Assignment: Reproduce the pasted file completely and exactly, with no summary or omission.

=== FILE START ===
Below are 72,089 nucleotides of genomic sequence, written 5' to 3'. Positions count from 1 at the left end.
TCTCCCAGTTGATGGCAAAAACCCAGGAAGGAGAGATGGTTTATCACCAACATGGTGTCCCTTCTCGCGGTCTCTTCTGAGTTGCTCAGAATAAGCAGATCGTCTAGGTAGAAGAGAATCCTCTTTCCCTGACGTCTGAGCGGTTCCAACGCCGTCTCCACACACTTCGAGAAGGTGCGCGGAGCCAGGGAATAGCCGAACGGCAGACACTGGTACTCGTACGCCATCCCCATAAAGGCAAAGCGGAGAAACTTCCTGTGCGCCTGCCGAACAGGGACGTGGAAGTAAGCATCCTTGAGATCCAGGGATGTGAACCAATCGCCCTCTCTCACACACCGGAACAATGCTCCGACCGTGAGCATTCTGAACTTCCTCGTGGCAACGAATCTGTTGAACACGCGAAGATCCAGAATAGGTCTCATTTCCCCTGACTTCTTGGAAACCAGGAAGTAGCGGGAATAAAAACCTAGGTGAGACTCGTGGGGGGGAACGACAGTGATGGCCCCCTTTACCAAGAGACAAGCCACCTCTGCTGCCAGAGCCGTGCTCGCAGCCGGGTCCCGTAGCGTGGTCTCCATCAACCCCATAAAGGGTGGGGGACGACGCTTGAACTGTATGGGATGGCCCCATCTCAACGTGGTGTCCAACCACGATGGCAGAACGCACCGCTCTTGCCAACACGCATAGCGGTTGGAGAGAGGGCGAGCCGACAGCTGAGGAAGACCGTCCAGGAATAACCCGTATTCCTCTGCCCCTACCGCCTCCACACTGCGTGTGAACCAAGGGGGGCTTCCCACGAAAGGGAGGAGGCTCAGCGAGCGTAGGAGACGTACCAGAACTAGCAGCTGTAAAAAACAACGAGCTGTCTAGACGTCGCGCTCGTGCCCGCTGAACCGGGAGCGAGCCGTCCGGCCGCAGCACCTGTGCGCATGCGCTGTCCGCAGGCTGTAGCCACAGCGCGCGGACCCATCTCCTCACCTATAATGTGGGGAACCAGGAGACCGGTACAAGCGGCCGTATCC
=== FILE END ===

Below are 72,089 nucleotides of genomic sequence, written 5' to 3'. Positions count from 1 at the left end.
TCTCCCAGTTGATGGCAAAAACCCAGGAAGGAGAGATGGTTTATCACCAACATGGTGTCCCTTCTCGCGGTCTCTTCTGAGTTGCTCAGAATAAGCAGATCGTCTAGGTAGAAGAGAATCCTCTTTCCCTGACGTCTGAGCGGTTCCAACGCCGTCTCCACACACTTCGAGAAGGTGCGCGGAGCCAGGGAATAGCCGAACGGCAGACACTGGTACTCGTACGCCATCCCCATAAAGGCAAAGCGGAGAAACTTCCTGTGCGCCTGCCGAACAGGGACGTGGAAGTAAGCATCCTTGAGATCCAGGGATGTGAACCAATCGCCCTCTCTCACACACCGGAACAATGCTCCGACCGTGAGCATTCTGAACTTCCTCGTGGCAACGAATCTGTTGAACACGCGAAGATCCAGAATAGGTCTCATTTCCCCTGACTTCTTGGAAACCAGGAAGTAGCGGGAATAAAAACCTAGGTGAGACTCGTGGGGGGGAACGACAGTGATGGCCCCCTTTACCAAGAGACAAGCCACCTCTGCTGCCAGAGCCGTGCTCGCAGCCGGGTCCCGTAGCGTGGTCTCCATCAACCCCATAAAGGGTGGGGGACGACGCTTGAACTGTATGGGATGGCCCCATCTCAACGTGGTGTCCAACCACGATGGCAGAACGCACCGCTCTTGCCAACACGCATAGCGGTTGGAGAGAGGGCGAGCCGACAGCTGAGGAAGACCGTCCAGGAATAACCCGTATTCCTCTGCCCCTACCGCCTCCACACTGCGTGTGAACCAAGGGGGGCTTCCCACGAAAGGGAGGAGGCTCAGCGAGCGTAGGAGACGTACCAGAACTAGCAGCTGTAAAAAACAACGAGCTGTCTAGACGTCGCGCTCGTGCCCGCTGAACCGGGAGCGAGCCGTCCGGCCGCAGCACCTGTGCGCATGCGCTGTCCGCAGGCTGTAGCCACAGCGCGCGGACCCATCTCCTCACCTATAATGTGGGGAACCAGGAGACCGGTACAAGCGGCCGTATCC